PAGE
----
Bodies are not only fragile and vulnerable, they are also wildly diverse. With a delicate sense of the absurd beauty of all of God’s lovely, wise children, Marcia Mount Shoop displays the variety of bodies that bear Christ’s image. She gently reminds us that our anxieties imprison us in a sanitized homogenization. The spirited variations embodied by race, by wandering street people, by energetic styles of music and worship are denigrated or invisible. We betray the body of Christ when our fears defraud us of the adventure of welcoming more of the audacious beauty of Christ’s family into our own. We are embodied and our bodies are diverse, imperfect, suffering, interdependent sites of compassion and adventure. Our liturgy and our theology conspire to reinforce our fears that speaking the truth about bodies would be unseemly, inappropriate in God’s house. But what if God wishes to meet us precisely as we were created – embodied, suffering, confused, unique? “What if telling the truth really does set us free? What if living a lie really does afflict us?”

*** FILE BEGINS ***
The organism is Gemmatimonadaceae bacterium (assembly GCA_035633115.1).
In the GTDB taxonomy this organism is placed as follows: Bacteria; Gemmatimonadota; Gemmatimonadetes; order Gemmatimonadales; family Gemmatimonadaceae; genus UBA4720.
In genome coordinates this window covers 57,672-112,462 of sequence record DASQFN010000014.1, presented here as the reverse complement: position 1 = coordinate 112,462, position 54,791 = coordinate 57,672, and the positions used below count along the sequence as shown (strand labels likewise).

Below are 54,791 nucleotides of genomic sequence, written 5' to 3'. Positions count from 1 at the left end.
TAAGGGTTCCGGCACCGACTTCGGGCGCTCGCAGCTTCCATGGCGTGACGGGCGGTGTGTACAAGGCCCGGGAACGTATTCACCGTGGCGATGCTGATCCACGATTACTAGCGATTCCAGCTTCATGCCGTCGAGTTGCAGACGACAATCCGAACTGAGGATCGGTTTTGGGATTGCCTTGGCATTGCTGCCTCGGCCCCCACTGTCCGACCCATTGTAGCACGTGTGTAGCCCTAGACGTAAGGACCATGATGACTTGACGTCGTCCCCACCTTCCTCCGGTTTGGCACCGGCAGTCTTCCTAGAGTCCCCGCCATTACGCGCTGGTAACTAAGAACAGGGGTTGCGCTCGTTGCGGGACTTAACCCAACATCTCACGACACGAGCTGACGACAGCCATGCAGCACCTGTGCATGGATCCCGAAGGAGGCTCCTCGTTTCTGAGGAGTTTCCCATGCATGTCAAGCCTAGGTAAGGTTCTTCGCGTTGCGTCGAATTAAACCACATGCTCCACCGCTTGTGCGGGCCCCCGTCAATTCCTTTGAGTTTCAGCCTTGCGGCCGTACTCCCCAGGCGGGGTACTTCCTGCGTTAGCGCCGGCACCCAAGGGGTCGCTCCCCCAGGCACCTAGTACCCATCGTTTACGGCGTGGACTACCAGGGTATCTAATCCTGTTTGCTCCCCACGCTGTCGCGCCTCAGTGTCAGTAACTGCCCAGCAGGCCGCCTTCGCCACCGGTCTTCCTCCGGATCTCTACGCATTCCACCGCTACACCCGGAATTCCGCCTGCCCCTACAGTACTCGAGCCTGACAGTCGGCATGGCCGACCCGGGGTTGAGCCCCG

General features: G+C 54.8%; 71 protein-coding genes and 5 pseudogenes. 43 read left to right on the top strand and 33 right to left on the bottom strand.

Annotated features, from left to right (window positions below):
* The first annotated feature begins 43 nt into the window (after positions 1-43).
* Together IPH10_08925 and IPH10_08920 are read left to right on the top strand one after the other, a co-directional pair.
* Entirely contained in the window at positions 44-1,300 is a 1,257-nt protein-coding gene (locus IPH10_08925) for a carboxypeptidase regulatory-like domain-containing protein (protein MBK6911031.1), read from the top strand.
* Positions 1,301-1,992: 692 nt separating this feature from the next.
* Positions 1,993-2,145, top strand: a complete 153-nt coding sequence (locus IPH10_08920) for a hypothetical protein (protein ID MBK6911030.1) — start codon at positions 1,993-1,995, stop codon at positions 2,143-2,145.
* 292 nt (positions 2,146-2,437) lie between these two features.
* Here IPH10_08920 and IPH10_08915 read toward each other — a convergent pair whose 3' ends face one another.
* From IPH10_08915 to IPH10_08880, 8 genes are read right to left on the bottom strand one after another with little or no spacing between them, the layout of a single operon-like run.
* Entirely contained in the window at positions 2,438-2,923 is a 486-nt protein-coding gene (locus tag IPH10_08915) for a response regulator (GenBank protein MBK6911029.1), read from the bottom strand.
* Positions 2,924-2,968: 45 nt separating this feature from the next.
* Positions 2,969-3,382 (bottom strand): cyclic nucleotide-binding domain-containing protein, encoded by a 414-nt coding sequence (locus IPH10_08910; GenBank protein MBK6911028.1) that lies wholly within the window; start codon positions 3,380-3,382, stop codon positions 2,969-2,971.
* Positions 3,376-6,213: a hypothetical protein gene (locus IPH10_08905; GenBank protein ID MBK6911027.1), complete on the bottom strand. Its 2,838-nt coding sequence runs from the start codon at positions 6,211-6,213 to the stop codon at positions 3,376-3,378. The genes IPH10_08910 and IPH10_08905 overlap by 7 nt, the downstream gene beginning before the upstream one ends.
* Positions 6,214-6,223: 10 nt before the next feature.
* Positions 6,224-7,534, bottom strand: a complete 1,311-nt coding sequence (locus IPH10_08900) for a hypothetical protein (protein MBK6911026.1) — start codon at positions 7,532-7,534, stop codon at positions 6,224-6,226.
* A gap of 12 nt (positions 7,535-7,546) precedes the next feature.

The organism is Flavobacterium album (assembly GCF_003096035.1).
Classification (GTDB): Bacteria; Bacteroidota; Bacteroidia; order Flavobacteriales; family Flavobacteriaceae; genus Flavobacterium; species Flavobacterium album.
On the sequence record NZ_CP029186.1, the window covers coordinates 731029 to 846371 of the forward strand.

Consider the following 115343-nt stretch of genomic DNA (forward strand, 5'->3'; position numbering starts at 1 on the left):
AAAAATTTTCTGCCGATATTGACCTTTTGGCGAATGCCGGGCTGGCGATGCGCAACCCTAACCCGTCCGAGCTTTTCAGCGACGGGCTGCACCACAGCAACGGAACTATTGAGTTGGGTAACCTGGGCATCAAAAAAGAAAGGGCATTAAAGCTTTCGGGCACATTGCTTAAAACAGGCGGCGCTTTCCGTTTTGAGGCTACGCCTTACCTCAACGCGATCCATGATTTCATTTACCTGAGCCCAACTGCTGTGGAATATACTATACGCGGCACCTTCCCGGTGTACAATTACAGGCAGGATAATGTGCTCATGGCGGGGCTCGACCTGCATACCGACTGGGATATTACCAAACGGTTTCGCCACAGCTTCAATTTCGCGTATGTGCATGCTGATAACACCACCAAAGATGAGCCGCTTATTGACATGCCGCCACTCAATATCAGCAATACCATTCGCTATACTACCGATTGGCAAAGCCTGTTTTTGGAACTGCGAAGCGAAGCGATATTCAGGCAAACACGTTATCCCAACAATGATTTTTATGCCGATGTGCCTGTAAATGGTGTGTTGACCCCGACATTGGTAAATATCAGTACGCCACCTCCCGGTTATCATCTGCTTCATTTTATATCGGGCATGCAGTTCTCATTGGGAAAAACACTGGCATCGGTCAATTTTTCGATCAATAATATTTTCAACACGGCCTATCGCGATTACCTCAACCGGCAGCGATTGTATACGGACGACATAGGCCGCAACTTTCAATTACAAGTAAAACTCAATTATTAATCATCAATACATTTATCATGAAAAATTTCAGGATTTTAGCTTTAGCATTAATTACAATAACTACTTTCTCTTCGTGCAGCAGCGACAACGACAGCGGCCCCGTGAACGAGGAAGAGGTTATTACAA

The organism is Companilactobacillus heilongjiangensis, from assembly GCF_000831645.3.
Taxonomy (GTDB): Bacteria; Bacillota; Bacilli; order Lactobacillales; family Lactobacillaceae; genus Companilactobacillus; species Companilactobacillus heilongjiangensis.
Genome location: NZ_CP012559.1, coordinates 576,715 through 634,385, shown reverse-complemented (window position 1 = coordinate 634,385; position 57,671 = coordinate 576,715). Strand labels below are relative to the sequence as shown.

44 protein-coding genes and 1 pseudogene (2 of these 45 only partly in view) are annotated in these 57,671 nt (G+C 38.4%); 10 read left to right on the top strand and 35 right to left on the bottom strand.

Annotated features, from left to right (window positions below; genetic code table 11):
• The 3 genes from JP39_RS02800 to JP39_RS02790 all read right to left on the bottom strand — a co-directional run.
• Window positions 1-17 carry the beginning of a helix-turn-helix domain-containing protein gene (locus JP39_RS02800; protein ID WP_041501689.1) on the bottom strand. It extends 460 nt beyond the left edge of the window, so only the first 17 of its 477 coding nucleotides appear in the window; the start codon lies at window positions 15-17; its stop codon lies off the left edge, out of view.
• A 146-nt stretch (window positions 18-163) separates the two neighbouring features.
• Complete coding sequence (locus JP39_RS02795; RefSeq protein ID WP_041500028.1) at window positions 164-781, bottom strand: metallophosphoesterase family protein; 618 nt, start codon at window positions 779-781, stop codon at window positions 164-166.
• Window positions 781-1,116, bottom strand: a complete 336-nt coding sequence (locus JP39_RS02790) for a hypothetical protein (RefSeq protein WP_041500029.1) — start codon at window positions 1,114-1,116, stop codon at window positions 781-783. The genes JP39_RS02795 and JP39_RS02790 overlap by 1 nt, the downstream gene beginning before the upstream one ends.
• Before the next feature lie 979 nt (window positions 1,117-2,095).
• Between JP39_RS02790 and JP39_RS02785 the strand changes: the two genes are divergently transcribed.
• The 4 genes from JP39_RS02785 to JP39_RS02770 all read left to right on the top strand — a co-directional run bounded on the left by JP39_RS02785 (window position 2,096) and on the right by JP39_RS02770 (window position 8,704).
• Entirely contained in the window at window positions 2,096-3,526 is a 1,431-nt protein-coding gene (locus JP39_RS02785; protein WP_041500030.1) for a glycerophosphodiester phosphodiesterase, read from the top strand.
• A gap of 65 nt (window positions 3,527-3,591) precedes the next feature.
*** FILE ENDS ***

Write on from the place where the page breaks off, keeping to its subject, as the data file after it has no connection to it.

Marcia’s energy is not primarily critical. She is determined to show us
alternative ways of dwelling in our Reform heritage. Though deeply appreciative of the high value placed on intellectual honesty and education, she shows us that these values need not condemn us to a disembodied, passionless faith. A staunch defender of the principles of social justice that vivify Reform piety, she unveils a faith that is not only activist but contemplative, not only ethically committed but nurturing and joyous. Like the great nineteenth century theologian, Friedrich Schleiermacher, she insists that piety is not birthed in the intellect or as ethics, though it certainly must be expressed in these places. Piety is deeper than thought and will. It dwells in our bodies, in the pre-conscious formation of psyche and community. To convey this depth dimension of faith, Marcia borrows from Alfred North Whitehead’s analysis of “feeling:” not emotion but the pre-cognitive ground from which thought, emotion, memory, intention, commitment emerge. Few Protestant theologians have attempted to seek this pre-cognitive ground of our brokenness and of our healing. If she did nothing else in her book, her ability to provide a language for faith that is not reducible to belief and action, cognition and ethics would make the book indispensable for rethinking faith.